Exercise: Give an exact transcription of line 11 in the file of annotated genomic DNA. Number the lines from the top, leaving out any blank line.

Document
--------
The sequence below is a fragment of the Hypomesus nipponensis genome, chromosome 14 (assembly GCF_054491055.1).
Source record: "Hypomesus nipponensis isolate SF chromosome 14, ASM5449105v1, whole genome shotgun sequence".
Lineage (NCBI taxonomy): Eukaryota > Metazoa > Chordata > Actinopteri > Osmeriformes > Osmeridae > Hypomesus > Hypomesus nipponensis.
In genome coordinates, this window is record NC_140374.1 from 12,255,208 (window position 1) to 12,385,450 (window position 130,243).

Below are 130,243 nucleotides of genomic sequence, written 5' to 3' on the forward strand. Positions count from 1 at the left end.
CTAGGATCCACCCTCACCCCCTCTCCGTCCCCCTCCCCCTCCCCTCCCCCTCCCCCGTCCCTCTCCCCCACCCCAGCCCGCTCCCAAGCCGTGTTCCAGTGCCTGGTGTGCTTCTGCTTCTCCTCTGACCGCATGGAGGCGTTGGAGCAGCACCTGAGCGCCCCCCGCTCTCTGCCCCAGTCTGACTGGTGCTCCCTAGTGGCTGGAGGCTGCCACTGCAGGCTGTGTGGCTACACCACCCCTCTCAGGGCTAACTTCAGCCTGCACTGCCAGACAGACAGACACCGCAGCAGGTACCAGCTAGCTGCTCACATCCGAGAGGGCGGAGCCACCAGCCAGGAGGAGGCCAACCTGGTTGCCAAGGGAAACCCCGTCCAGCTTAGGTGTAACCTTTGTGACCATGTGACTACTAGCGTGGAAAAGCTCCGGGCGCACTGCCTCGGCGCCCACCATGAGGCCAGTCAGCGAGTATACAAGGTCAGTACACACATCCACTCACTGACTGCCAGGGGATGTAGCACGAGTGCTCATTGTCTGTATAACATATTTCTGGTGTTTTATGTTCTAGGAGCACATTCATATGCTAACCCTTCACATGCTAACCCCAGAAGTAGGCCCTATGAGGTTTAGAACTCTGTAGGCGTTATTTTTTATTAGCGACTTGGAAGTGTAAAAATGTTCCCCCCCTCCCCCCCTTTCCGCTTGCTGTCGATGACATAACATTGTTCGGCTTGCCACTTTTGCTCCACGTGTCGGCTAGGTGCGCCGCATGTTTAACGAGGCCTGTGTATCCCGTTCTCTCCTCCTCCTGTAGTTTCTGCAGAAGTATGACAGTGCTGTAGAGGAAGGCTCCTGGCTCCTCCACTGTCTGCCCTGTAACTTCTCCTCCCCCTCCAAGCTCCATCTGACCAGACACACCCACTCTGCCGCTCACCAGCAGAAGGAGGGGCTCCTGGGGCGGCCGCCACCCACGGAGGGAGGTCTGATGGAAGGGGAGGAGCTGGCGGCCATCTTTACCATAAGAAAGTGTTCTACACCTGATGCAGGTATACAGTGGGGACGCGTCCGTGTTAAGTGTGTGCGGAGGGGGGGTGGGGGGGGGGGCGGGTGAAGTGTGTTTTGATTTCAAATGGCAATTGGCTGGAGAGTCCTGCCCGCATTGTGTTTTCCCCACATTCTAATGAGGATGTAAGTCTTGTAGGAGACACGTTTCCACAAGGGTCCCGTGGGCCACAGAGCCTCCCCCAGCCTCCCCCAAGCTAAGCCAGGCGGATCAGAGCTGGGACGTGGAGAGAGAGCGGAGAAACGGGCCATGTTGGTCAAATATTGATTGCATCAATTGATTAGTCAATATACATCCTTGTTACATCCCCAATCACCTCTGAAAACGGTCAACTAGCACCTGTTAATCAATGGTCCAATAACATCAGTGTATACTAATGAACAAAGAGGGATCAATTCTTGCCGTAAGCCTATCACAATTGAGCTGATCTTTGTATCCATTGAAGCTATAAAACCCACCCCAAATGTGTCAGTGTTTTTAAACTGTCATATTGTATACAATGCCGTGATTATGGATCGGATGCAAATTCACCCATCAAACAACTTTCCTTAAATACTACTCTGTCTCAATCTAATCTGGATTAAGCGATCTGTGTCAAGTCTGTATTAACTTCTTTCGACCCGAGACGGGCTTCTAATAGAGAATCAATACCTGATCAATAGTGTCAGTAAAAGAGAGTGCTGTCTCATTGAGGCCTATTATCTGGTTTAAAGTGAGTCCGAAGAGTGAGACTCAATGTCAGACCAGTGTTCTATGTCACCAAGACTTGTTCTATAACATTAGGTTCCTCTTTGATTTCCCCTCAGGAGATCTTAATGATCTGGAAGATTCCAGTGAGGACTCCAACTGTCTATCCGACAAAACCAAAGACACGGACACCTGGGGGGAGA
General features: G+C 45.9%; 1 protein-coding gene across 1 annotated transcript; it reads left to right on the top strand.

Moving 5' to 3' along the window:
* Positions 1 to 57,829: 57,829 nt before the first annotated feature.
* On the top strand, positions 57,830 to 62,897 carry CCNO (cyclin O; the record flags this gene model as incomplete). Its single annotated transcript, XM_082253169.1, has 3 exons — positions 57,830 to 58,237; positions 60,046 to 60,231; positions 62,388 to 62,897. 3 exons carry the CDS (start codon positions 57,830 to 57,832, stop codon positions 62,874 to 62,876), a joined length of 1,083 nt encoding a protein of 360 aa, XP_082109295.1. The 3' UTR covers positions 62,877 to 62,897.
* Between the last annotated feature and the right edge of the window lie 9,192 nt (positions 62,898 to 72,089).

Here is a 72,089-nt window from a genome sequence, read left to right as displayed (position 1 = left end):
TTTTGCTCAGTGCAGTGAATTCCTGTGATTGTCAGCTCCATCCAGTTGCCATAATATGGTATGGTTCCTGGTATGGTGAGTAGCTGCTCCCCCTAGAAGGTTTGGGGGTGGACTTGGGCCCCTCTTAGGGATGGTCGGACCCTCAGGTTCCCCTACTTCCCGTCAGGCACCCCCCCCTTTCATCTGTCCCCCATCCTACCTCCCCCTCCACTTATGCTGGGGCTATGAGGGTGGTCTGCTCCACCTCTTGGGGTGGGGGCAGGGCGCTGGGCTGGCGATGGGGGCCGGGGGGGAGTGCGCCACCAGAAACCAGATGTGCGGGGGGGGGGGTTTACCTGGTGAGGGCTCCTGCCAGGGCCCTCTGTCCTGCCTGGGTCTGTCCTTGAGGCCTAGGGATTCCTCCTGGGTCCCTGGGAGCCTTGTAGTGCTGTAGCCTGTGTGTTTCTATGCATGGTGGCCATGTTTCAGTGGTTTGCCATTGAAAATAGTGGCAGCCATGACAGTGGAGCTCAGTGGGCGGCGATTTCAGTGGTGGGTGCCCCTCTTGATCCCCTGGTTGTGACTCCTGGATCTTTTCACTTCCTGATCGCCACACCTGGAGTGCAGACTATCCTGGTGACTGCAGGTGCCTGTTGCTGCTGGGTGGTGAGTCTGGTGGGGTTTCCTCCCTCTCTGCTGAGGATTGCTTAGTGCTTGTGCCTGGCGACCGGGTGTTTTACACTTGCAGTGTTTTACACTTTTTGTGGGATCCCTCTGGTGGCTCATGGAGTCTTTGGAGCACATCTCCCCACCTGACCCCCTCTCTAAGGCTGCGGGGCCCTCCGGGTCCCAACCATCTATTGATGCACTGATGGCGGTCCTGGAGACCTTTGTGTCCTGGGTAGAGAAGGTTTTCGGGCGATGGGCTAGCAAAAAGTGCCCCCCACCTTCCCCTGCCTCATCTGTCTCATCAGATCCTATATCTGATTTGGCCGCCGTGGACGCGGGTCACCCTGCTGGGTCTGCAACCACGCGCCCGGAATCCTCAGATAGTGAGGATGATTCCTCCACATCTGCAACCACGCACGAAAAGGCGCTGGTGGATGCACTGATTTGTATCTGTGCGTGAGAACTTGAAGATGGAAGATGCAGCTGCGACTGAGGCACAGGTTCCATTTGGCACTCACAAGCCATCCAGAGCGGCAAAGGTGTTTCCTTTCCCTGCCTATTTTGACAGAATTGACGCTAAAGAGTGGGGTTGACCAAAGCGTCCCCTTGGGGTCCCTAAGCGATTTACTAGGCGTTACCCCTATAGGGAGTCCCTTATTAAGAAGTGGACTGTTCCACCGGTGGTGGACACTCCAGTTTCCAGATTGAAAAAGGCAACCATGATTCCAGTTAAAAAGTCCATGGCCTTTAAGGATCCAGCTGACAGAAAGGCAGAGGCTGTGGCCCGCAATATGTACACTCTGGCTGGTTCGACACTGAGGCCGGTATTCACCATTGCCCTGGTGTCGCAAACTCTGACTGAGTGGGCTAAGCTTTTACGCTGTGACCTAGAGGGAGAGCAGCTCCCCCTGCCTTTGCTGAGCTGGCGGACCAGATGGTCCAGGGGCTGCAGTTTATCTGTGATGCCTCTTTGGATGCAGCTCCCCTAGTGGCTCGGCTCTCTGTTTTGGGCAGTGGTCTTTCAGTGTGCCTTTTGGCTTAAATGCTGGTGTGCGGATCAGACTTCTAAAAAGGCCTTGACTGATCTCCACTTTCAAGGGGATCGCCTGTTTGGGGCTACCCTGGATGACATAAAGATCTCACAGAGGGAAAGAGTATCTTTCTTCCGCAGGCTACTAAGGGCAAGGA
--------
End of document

* Between the last annotated feature and the right edge of the window lie 9,192 nt (positions 62,898 to 72,089).